Kissinger and the Jews

U.S. Department of State from United States, Public domain, via Wikimedia Commons

Is there a Jewish take on Henry Kissinger?  There should be.  There is no issue of American foreign policy, including the challenges faced by the state of Israel and the dangers posed by Iran, that is not influenced by Kissinger’s thinking.

The literature on Kissinger is vast, of course.  His enemies see him as a villain, or even a war criminal. His defenders acknowledge his flaws, but insist that he advanced American interests and provided his country with a coherent and rational approach to foreign affairs.

But now that he is ninety-seven, the loathing of the critics has subsided some, and the more positive take on his diplomatic career has come to dominate public discussion.  Liberals and conservatives alike refer to him as an admired senior statesman.  And the most serious and comprehensive book to be written about him in some time, Barry Gewen’s The Inevitability of Tragedy:  Henry Kissinger and His World, praises and defends Kissinger, and views him as the indispensable man of American foreign policy.

Gewen’s book has just been listed as one of the 100 notable books of 2020 by the New York Times.  It has also garnered many glowing reviews, including a laudatory article by Dennis Ross in the fall issue of the Jewish Review of Books.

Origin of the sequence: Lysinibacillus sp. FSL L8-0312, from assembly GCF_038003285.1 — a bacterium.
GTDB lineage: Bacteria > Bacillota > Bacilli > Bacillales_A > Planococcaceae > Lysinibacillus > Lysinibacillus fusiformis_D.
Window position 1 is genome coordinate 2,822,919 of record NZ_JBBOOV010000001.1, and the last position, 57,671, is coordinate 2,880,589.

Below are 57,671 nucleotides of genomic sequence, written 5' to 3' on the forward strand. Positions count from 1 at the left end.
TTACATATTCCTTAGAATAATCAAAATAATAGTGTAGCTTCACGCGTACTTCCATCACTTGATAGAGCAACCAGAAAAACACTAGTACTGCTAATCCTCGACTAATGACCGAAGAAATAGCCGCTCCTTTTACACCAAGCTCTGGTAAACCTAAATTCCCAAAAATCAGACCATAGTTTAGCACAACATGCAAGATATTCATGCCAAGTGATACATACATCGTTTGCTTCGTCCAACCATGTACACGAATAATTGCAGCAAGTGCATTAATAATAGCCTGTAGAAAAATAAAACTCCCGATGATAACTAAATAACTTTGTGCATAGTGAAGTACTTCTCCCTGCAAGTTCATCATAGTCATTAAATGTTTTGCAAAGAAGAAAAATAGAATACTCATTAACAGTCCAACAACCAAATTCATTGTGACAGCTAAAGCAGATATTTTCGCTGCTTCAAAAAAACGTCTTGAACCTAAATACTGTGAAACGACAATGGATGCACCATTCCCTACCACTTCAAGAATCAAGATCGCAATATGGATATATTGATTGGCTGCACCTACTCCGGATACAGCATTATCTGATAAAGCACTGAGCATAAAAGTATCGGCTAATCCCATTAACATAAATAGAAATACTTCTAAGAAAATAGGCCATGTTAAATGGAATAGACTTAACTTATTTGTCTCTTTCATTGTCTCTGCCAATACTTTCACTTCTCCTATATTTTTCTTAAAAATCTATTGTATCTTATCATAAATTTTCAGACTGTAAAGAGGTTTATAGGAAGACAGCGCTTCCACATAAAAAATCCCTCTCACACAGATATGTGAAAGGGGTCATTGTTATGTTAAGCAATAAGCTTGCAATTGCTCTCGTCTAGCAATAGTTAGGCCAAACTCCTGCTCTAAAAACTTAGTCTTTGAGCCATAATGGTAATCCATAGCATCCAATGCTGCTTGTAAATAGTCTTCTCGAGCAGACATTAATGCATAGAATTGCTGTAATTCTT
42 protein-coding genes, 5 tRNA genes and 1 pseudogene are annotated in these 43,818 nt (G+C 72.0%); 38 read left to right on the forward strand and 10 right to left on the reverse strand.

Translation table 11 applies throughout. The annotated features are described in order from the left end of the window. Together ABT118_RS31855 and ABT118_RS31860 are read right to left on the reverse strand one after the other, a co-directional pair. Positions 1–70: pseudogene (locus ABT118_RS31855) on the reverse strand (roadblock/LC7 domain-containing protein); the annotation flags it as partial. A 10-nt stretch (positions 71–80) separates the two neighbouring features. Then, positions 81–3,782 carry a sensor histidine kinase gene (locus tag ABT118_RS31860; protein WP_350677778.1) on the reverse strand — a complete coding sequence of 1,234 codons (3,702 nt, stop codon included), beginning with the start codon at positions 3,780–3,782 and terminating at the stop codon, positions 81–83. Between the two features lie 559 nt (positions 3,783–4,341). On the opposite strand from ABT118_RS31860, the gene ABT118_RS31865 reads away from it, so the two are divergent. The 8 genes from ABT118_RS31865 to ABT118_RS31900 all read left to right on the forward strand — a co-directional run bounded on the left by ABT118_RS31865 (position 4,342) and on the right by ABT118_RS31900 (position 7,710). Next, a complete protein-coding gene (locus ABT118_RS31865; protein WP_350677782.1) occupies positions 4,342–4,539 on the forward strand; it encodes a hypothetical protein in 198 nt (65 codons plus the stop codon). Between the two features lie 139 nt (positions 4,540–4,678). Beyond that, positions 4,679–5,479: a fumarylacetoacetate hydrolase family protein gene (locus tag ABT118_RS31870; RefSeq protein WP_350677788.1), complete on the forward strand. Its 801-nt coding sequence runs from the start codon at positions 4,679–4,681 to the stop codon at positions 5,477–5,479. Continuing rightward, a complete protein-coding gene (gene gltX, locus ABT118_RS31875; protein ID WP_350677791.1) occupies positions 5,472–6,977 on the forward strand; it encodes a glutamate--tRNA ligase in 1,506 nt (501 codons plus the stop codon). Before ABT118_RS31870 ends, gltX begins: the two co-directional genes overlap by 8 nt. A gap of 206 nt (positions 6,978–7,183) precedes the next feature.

But amidst the praise and celebration, some reflection is necessary.

Though Kissinger has multiple accomplishments, he has multiple failures as well, many of earth-shaking proportions.  And those failures should be of special concern to Jews and the Jewish community.  When exploring Kissinger’s world-view, fairness and truth require a far more critical look than what Gewen has given us.

Henry Kissinger, of course, is the leading advocate of realism in American foreign policy.  Following the example of his mentor, Hans Morgenthau, Kissinger has an unromantic, no-nonsense approach to how the world works.

In this view, nation-states, whether democratic or not, are by definition egotistical, pursing their own selfish interests.  They can protect themselves against the inevitable aggression of others by pitting power against power, making alliances as required and prepared to use force when necessary.  If diplomacy fails and force must be used, war is waged to secure essential interests rather than to achieve universal justice or peace.  A war waged to promote interests will be less destructive than one fought for grand, idealistic principles, which are ill-defined and vulnerable to sentiment.

Gewen admires Kissinger for presenting his foreign policy in terms of national interest and balance of power.  He believes that a foreign policy so conceived is likely to be more rational and coherent than one subject to the whims of emotion or to simplistic ideas of American hegemony.  According to Gewen, balance of power, rooted as it is in interest and reason, promises stability in our chaotic world.